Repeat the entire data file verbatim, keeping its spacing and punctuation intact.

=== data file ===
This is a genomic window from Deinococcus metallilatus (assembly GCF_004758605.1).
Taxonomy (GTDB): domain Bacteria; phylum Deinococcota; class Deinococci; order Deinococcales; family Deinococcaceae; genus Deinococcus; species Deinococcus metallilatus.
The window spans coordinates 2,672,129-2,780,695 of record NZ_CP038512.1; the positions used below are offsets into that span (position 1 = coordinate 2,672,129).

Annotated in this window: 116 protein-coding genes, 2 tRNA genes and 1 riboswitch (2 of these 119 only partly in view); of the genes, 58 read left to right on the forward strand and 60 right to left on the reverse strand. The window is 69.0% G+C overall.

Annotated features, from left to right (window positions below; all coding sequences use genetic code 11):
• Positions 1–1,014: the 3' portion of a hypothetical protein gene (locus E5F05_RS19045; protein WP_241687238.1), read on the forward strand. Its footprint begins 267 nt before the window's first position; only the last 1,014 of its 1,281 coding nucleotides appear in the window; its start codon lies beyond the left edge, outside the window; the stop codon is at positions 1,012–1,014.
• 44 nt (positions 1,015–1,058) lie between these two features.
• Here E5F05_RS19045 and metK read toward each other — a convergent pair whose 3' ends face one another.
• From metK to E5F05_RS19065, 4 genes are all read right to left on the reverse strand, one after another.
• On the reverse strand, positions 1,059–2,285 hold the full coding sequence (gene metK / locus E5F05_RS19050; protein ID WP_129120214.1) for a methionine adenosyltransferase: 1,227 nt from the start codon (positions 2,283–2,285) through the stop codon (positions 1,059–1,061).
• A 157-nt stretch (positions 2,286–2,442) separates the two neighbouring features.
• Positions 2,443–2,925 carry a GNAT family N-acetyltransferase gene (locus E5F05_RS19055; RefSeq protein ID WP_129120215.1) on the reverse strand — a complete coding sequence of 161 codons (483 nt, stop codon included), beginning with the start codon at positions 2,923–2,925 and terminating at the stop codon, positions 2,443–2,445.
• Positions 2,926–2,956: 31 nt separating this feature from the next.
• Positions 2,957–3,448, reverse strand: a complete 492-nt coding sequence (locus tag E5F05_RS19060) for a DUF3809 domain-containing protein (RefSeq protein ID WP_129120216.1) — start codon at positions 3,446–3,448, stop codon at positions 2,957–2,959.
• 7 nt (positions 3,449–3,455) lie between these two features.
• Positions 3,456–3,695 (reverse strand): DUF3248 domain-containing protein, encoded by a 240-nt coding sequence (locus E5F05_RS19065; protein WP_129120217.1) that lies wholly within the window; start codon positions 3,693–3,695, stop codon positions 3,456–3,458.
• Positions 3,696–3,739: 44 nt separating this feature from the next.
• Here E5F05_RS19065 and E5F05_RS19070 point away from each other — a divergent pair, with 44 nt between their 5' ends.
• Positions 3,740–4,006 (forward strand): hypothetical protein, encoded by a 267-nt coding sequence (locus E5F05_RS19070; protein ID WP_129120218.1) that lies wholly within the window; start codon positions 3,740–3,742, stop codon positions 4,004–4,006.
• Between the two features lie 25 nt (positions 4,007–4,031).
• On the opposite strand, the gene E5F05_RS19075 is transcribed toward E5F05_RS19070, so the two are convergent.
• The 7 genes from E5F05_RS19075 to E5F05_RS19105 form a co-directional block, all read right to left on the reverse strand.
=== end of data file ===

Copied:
This is a genomic window from Deinococcus metallilatus (assembly GCF_004758605.1).
Taxonomy (GTDB): domain Bacteria; phylum Deinococcota; class Deinococci; order Deinococcales; family Deinococcaceae; genus Deinococcus; species Deinococcus metallilatus.
The window spans coordinates 2,672,129-2,780,695 of record NZ_CP038512.1; the positions used below are offsets into that span (position 1 = coordinate 2,672,129).

Annotated in this window: 116 protein-coding genes, 2 tRNA genes and 1 riboswitch (2 of these 119 only partly in view); of the genes, 58 read left to right on the forward strand and 60 right to left on the reverse strand. The window is 69.0% G+C overall.

Annotated features, from left to right (window positions below; all coding sequences use genetic code 11):
• Positions 1–1,014: the 3' portion of a hypothetical protein gene (locus E5F05_RS19045; protein WP_241687238.1), read on the forward strand. Its footprint begins 267 nt before the window's first position; only the last 1,014 of its 1,281 coding nucleotides appear in the window; its start codon lies beyond the left edge, outside the window; the stop codon is at positions 1,012–1,014.
• 44 nt (positions 1,015–1,058) lie between these two features.
• Here E5F05_RS19045 and metK read toward each other — a convergent pair whose 3' ends face one another.
• From metK to E5F05_RS19065, 4 genes are all read right to left on the reverse strand, one after another.
• On the reverse strand, positions 1,059–2,285 hold the full coding sequence (gene metK / locus E5F05_RS19050; protein ID WP_129120214.1) for a methionine adenosyltransferase: 1,227 nt from the start codon (positions 2,283–2,285) through the stop codon (positions 1,059–1,061).
• A 157-nt stretch (positions 2,286–2,442) separates the two neighbouring features.
• Positions 2,443–2,925 carry a GNAT family N-acetyltransferase gene (locus E5F05_RS19055; RefSeq protein ID WP_129120215.1) on the reverse strand — a complete coding sequence of 161 codons (483 nt, stop codon included), beginning with the start codon at positions 2,923–2,925 and terminating at the stop codon, positions 2,443–2,445.
• Positions 2,926–2,956: 31 nt separating this feature from the next.
• Positions 2,957–3,448, reverse strand: a complete 492-nt coding sequence (locus tag E5F05_RS19060) for a DUF3809 domain-containing protein (RefSeq protein ID WP_129120216.1) — start codon at positions 3,446–3,448, stop codon at positions 2,957–2,959.
• 7 nt (positions 3,449–3,455) lie between these two features.
• Positions 3,456–3,695 (reverse strand): DUF3248 domain-containing protein, encoded by a 240-nt coding sequence (locus E5F05_RS19065; protein WP_129120217.1) that lies wholly within the window; start codon positions 3,693–3,695, stop codon positions 3,456–3,458.
• Positions 3,696–3,739: 44 nt separating this feature from the next.
• Here E5F05_RS19065 and E5F05_RS19070 point away from each other — a divergent pair, with 44 nt between their 5' ends.
• Positions 3,740–4,006 (forward strand): hypothetical protein, encoded by a 267-nt coding sequence (locus E5F05_RS19070; protein ID WP_129120218.1) that lies wholly within the window; start codon positions 3,740–3,742, stop codon positions 4,004–4,006.
• Between the two features lie 25 nt (positions 4,007–4,031).
• On the opposite strand, the gene E5F05_RS19075 is transcribed toward E5F05_RS19070, so the two are convergent.
• The 7 genes from E5F05_RS19075 to E5F05_RS19105 form a co-directional block, all read right to left on the reverse strand.